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Young war vets returning home to unemployment

WASHINGTON - The unemployment rate last year for young Iraq and Afghanistan veterans hit 21.1 percent, the Labor Department said last week, reflecting a tough obstacle combat veterans face as they make the transition home from war.

The number was well above the 16.6 percent jobless rate for nonveterans of the same ages, 18 to 24. As of last year, 1.9 million veterans had deployed for the wars since the Sept. 11, 2001, terrorist attacks. Some have struggled with mental health problems, addictions and homelessness as they return home. Difficulty finding work can make the adjustment that much harder.

The rate for young veterans was significantly higher than the 14.1 percent unemployment rate of young veterans in that age group in 2008.

Many of the unemployed are members of the Guard and Reserves who have been deployed multiple times, said Joseph Sharpe, director of the economic division at the American Legion. Sharpe said some come home to find their jobs have been eliminated because the company has downsized. Other companies may not want to hire someone who could be deployed again or will have medical appointments because of war-related health problems, he said.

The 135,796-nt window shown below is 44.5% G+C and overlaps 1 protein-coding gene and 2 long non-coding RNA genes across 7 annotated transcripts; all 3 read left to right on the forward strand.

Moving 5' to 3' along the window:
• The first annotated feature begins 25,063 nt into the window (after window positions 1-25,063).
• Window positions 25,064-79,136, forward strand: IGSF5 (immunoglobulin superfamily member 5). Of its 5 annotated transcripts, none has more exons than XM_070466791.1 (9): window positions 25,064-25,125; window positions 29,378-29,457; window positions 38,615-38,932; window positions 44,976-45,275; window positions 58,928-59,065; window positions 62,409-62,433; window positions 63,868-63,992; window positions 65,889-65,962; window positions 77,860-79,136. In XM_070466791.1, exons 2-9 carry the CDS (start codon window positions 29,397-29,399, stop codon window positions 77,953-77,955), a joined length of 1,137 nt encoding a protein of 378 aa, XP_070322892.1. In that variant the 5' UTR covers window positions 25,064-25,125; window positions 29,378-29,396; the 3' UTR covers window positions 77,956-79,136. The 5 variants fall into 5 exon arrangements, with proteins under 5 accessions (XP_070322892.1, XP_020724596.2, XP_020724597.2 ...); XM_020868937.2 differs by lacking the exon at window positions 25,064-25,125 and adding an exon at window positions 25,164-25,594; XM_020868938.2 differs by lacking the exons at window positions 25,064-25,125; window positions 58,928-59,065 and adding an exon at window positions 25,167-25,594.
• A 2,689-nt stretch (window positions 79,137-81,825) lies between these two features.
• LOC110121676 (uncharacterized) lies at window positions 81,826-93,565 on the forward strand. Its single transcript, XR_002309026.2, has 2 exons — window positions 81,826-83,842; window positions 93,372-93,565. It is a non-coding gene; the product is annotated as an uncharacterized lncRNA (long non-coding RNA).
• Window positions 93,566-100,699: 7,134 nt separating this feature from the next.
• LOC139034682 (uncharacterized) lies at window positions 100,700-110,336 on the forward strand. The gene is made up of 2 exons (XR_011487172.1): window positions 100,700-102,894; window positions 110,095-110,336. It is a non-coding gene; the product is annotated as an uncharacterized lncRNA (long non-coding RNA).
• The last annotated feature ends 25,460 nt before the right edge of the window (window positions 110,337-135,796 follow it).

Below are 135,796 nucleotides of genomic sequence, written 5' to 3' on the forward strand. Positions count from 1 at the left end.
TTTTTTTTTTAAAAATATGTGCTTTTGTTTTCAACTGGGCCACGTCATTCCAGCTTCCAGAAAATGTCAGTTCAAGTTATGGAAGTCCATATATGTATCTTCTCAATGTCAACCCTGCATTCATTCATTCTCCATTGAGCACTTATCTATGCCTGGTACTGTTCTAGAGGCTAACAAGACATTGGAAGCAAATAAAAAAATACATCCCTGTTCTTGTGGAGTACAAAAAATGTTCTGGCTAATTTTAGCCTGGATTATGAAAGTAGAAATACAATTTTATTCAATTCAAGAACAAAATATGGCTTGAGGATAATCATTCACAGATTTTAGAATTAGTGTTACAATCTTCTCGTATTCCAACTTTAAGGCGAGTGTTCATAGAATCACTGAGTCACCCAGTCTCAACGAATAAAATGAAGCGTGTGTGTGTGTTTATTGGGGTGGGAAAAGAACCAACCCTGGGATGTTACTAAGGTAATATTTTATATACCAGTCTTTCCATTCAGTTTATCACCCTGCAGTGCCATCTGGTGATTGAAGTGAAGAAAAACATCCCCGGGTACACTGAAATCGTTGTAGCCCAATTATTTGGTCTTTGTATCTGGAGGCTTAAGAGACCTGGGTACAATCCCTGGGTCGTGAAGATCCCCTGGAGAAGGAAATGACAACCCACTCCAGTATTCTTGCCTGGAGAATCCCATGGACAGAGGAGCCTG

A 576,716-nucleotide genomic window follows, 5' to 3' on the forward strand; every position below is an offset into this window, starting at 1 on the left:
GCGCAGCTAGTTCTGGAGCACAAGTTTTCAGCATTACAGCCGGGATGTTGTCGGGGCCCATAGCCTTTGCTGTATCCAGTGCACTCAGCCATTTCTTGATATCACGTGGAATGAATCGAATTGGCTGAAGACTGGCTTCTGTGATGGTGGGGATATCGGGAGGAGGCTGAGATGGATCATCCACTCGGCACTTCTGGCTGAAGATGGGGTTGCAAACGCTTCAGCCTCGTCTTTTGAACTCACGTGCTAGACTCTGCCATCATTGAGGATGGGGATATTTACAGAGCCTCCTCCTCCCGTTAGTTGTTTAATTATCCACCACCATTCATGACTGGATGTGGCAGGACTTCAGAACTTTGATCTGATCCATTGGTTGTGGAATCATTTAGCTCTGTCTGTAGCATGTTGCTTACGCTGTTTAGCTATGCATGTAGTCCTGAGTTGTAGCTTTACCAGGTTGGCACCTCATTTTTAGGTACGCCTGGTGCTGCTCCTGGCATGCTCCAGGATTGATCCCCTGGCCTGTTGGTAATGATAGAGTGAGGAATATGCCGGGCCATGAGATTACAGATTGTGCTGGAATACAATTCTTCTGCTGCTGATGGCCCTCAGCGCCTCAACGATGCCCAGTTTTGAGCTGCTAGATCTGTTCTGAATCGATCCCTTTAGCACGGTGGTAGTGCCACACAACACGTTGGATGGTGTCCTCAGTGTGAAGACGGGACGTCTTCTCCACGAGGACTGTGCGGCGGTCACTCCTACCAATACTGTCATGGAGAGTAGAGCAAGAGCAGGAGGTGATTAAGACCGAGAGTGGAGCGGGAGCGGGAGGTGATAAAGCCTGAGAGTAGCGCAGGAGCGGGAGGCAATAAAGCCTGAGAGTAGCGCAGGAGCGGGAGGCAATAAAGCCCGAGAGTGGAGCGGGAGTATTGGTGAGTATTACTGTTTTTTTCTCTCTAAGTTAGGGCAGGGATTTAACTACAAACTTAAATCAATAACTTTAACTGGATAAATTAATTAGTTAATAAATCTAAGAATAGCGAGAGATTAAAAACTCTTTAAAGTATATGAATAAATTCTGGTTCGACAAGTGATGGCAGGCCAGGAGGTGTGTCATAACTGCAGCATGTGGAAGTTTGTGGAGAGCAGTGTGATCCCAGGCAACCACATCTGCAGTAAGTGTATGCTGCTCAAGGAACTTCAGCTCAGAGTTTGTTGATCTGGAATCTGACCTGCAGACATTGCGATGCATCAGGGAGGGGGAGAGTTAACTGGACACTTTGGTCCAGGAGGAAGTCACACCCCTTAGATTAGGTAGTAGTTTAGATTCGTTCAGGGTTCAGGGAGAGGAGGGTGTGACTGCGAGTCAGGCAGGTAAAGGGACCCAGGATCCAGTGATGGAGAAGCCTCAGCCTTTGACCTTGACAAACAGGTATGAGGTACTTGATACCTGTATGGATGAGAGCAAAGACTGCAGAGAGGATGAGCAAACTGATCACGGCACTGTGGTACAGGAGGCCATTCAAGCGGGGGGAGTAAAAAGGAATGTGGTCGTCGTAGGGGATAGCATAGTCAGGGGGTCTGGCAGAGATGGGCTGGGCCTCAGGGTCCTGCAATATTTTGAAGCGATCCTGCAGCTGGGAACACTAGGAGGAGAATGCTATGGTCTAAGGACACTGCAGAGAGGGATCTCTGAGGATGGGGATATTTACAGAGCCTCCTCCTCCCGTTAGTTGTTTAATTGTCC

"It's a horrible environment because if you're a reservist and you're being deployed two or three times in a five-year period, you know you're less competitive," Sharpe said. "Many companies that are already hurting are reluctant to hire you and time kind of moves on once you're deployed."

The Labor and Veterans Affairs departments have programs addressing the job problem, including one educating employers on how to work with veterans with special needs. Under the Post-9/11 GI Bill rolled out last year, $78 billion is expected to be paid out in education benefits over the next decade. - AP

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